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I recently spend some time on cooking and I'm curious about the time evolution of the temperature of the water. I did some experiment and the temperature is of the form $$ T = 100 \mathrm{^\circ C} + (T(t_0) - 100 \mathrm{^\circ C}) e^{-k(t - t_0)} $$ for some positive constant $k$ somehow (for example, see my previous post and my answer). In other words, $$ \dfrac{dT}{dt} = -k(T - 100 \mathrm{^\circ C}). $$

My question: How can I determine the coefficient $k$? Of course, I can determine it by experiments as shown below. But what I want to do is understanding this as a function of volume of water $V$, power of heater $P$, and some other variables related to a pot. So my expected answer is something like "If the volume (power) is $n$ times larger then the coefficient is $n$ times ($1/n$ times) larger."

Here is the experimental data and fitting graphs. ($V$ water is in the same pot with radius 9cm and heated by IH correspond to power $P$. I measure its temperature every 30 seconds.)

My aim is determine the time evolution of the temperature of the water a priori. So if another approach is better, please tell me. I would appreciate if you help me. Thank you.

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I'm trying to answer, but I'm worried there might be some iteration to this question. Firstly, what is the 100 degrees doing in there? You're using Newton's law of heating/cooling, and the two relevant temperatures are that of the water, and that of the air. Also, you'll need a new form of that equation which includes the additional heat input. A complication is that you can't really believe the number of Watts, because not all make it into the pot. That gives 2 independent variables, but we should be able to solve for them 1 by 1. –  AlanSE Apr 5 '13 at 14:36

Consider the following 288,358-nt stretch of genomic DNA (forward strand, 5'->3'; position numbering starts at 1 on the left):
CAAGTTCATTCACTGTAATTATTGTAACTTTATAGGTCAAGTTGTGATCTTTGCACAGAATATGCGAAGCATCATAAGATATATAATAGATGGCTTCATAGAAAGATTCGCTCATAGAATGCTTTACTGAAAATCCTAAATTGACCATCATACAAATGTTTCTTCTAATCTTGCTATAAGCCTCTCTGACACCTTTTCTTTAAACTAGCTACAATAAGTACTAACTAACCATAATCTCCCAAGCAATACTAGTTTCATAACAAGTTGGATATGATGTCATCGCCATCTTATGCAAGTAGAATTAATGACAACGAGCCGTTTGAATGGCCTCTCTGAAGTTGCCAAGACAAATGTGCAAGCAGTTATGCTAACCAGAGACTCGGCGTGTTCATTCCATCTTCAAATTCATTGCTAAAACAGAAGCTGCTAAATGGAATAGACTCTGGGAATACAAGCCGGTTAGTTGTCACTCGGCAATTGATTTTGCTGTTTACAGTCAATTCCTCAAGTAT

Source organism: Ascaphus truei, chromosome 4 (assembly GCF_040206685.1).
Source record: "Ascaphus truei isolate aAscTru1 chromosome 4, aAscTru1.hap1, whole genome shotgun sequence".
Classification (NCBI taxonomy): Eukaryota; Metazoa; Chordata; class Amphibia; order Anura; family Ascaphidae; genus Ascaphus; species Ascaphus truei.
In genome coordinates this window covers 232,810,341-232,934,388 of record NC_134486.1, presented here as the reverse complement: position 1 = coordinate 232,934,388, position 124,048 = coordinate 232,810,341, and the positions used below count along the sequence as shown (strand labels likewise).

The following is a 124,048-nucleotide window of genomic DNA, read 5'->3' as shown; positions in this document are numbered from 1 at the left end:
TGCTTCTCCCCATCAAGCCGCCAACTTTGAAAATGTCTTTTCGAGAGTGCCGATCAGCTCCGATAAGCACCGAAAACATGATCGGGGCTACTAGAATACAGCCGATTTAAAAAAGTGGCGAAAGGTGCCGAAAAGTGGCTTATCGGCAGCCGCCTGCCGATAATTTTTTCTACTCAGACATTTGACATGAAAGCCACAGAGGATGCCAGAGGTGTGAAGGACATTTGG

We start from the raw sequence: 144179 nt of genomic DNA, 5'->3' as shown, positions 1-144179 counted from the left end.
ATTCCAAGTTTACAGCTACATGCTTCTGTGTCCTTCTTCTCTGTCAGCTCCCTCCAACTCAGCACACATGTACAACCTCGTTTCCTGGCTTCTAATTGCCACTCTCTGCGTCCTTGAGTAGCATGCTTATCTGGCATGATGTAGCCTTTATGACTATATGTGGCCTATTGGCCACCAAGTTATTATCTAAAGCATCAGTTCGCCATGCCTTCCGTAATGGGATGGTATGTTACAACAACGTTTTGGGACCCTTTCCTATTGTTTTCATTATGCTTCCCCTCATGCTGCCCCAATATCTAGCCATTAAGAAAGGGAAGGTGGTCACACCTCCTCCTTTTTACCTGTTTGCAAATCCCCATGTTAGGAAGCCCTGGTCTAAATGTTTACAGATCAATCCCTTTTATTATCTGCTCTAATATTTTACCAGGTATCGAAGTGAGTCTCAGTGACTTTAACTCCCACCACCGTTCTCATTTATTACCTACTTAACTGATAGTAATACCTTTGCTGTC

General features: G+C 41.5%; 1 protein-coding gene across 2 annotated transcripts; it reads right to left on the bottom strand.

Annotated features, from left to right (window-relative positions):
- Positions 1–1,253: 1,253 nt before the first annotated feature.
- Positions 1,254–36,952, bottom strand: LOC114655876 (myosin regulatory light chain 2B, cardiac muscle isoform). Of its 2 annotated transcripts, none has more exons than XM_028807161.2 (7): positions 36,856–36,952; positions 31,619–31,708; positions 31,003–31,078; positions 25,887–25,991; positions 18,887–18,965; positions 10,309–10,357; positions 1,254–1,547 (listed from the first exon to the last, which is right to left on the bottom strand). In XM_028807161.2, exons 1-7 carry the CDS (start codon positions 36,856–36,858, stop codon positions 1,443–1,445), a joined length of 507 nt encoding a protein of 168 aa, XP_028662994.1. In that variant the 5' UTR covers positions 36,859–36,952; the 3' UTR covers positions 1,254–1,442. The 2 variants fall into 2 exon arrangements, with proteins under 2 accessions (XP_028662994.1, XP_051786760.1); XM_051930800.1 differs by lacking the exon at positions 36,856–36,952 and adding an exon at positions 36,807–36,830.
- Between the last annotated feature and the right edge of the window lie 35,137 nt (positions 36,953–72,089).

What AlanSE said and also: How did you determine $\beta$? Your numbers seem wrong. Larger $\beta$ corresponds to a faster temperature rise, but your numbers are going the other way. Also just from the look of your data you can't claim anywhere near three significant figures. :) Once you identify the important parameters you could probably get a reasonable estimate for $\beta$ just by dimensional analysis. –  Michael Brown Apr 5 '13 at 14:42
    
@AlanSE I thought the graph is linear. But if so, the temperature gets higher than 100$^\circ\mathrm{C}$. So I tried some other increasing function bounded above by 100. That's how I come up with it. Soon after, I rewrite it of form of the Newton's cooling law. For second part, I also think about it. But I'm unsure which heating values are primary: the one escaped from side via pot and the other escaped from the surface of the water. So I tried to solve simplest one but I got stuck. –  Taro Apr 5 '13 at 14:49
    
@MichaelBrown I determine the $\beta$ with temperature of 0 seconds and 180 seconds. But it is likely that my experiments are wrong. I just do it with ordinary kitchen objects. It's not accurate. I already tried the dimensional analysis but the important parameters are unknown to me (I major in mathematics and I'm unfamiliar with these kind of problems). –  Taro Apr 5 '13 at 14:54
    
I looked at your data and fits, and in my opinion, your formula is a rather bad fit (out of error bars in some places). Since the system is undergoing an obvious transition from one state to another (water starts to boil), maybe you could reach better fits if you'd try to split data to two domains (before boiling and in-boiling), and fit them independently, or with some matching condition at the border of domains. –  firtree May 11 '13 at 11:31

3 Answers 3

The relevant law is conservation of energy.

$$ \text{change in thermal energy of the water} = \text{energy put in} -\text{energy lost to air} $$

Apply Newton's law of cooling to write the energy lost to air. Energy input from the eye is constant. Then the change in energy of the water is a matter of notation I'm introducing.

$$ \frac{ d Q}{dt} = \dot{Q} = \dot{W} - A h \left( T(t) - T_{air} \right) $$

Also note that from definition of specific heat, the energy in the pot is $Q = C_p m T$, which is ignoring any offset, which isn't a problem because all temperatures can be relative.

$$ \frac{ d Q}{dt} = \frac{ dT}{dt} m C_p = \dot{W} + A h T_{air} - A h T(t) $$

$$ \frac{ dT}{dt} = \frac{\dot{W}}{m C_p} + \frac{ A h }{ m C_p} T_{air} - \frac{ A h }{m C_p} T(t) $$

This is the form that I wanted, so that I could substitute in your $\beta$.